Putting the fine in undefinable: the music of Graham Fitkin

Graham Fitkin‘s music first attracted my attention in 1998, when I came across an SPNM sampler disc containing a tantalising segment of Cud and a complete performance of Hook which all but took my head off. That was enough: bam, I was, well…hooked. I think I had those two pieces on the disc on repeat for the best part of a year, a blissful relationship only interrupted by my moving house and losing the disc.

His music defies those neat genre-defining labels that critics and music shop stockists love: classical, minimalist, techno, jazz. Combining repetition, polyphonic rhythmic inventiveness, sampled and electronic sounds and a tonal language glittering with bright colours, it’s a music that refuses to be neatly pigeon-holed.

I love the vibrancy of Hook; the driving rhythmic vitality, brash modern textural writing, and the sheer exuberance in the music that makes it infectious listening.

There’s something rather ‘X Files’-like about ‘Warm Area’ from Still Warm for harp and electronics (although that might just be my response to the tonal colours and the imagery of the accompanying video…!)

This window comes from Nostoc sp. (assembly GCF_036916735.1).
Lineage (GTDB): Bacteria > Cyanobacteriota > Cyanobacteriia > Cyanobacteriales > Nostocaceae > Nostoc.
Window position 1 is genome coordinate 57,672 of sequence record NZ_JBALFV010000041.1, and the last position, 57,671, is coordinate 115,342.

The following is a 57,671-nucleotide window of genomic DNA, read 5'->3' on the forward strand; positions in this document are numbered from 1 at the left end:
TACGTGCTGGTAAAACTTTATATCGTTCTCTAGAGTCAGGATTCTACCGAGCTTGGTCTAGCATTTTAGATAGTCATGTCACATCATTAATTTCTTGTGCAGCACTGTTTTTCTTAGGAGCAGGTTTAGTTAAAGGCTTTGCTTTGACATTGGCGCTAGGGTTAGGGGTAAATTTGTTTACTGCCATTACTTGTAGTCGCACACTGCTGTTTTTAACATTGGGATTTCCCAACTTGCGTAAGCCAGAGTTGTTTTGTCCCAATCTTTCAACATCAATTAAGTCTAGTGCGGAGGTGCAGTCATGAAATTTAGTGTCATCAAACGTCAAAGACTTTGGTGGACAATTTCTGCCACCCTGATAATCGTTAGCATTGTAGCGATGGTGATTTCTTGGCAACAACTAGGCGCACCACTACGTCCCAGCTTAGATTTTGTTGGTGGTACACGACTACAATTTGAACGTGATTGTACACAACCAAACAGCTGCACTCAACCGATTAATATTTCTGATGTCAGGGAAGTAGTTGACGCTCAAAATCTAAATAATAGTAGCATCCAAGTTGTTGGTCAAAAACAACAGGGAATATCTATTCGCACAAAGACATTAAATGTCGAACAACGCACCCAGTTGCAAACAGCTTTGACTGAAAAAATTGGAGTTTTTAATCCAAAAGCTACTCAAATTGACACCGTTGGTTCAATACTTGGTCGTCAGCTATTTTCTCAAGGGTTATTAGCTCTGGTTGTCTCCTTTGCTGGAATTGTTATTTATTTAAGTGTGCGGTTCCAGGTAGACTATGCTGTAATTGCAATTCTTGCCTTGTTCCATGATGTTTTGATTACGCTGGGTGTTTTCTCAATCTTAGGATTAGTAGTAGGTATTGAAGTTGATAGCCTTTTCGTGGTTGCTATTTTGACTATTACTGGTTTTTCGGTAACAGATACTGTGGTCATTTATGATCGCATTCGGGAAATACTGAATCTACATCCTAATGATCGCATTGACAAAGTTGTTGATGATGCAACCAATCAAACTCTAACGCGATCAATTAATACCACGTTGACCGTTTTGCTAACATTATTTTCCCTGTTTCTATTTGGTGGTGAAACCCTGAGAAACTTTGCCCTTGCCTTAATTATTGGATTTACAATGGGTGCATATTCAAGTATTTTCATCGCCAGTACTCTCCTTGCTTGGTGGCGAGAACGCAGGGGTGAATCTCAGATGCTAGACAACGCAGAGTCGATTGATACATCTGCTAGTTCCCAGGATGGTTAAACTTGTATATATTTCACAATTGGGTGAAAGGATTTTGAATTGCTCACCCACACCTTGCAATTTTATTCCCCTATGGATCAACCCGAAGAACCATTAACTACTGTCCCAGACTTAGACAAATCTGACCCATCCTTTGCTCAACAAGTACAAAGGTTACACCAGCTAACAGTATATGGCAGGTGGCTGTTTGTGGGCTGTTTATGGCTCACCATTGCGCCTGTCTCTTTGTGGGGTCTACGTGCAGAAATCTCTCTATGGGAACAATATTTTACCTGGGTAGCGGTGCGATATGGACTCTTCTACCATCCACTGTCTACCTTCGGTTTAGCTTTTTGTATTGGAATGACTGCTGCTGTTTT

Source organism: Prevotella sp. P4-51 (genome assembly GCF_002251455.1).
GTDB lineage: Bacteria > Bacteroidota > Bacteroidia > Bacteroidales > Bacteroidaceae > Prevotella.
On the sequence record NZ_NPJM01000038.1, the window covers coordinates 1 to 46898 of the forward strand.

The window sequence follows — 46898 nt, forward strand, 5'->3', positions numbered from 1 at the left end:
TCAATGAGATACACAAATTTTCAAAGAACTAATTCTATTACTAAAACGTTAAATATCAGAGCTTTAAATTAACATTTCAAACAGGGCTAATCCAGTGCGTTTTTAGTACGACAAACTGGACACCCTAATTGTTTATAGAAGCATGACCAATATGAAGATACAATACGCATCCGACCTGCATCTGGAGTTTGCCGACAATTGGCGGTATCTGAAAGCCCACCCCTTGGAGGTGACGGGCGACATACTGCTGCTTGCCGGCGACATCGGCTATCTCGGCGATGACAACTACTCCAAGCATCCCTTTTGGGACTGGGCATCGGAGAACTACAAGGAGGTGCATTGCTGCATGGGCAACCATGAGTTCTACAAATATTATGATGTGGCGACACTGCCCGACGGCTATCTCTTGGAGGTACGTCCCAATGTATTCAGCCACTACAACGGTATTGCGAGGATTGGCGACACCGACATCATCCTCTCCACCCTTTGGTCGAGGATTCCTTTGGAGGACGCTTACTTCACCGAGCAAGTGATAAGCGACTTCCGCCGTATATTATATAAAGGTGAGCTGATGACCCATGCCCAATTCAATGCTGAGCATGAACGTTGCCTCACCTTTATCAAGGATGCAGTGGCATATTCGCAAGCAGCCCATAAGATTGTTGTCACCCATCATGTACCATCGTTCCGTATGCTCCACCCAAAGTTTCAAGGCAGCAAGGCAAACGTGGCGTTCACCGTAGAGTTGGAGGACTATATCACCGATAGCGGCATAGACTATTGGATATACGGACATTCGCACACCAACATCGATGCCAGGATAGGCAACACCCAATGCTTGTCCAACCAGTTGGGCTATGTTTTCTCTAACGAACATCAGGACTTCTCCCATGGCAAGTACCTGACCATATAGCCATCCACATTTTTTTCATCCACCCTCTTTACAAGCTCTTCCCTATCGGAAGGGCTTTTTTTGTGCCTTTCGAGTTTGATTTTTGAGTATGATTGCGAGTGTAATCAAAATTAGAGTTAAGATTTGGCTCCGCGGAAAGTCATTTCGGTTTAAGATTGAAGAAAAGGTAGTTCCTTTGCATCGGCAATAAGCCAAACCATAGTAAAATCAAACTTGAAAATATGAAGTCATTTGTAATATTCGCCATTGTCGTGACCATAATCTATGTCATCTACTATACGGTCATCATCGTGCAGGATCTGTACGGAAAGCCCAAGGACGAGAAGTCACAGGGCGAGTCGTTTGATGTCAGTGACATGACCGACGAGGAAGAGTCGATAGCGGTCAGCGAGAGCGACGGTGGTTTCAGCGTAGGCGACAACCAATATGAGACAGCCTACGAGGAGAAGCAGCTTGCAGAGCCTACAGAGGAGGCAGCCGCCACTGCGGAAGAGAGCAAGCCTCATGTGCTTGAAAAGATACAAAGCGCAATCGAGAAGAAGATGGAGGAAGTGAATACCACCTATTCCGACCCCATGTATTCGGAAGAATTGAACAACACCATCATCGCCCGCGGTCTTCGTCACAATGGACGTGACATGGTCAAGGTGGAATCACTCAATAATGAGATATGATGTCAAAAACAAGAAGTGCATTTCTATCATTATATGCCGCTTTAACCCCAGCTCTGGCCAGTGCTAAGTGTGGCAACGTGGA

There’s exciting news about a new concerto for MIDI harp, premiered at the end of last month, with a sneak preview from BBC Radio 3;

Fervent. for solo piano, has a relentless energy to its ostinato-driven material. Last year, PK was commissioned for, and performed at, the BBC Proms; dealing with the first sending of Morse code signals from Porthcurno in Fitkin’s birthplace of Cornwall, the piece employs Morse code-inspired rhythms, blazing brass and big orchestral gestures occasionally reminiscent of John Adams’ Harmonielehre. Then there’s the contrasting intimacy of Skirting, for solo harp, with its evocative arabesques, or the bustling Vent for four clarinet or saxophone quartet.

Then there’s the minimalist electronica of K2, from Kaplan, that could almost be something by Aphex Twin.

Just listen to the way the music dances and shimmies in the advert for Uniqlo jeans: brief but utterly captivating, like much of Fitkin’s music there’s a wild urgency that cannot be denied, a delight in revelling in bright textures married to bold rhythmic gestures.

It’s compulsive stuff that luxuriates in the sheer joy of music-making. Is it classical ? Is it minimalist ? Or post-minimalist ? Or jazz ? Electronica ? Or all of them, or perhaps none ? Who cares… Keep an ear out: a new piece by Fitkin is always worth waiting for.

(Audio excerpts via LastFM).

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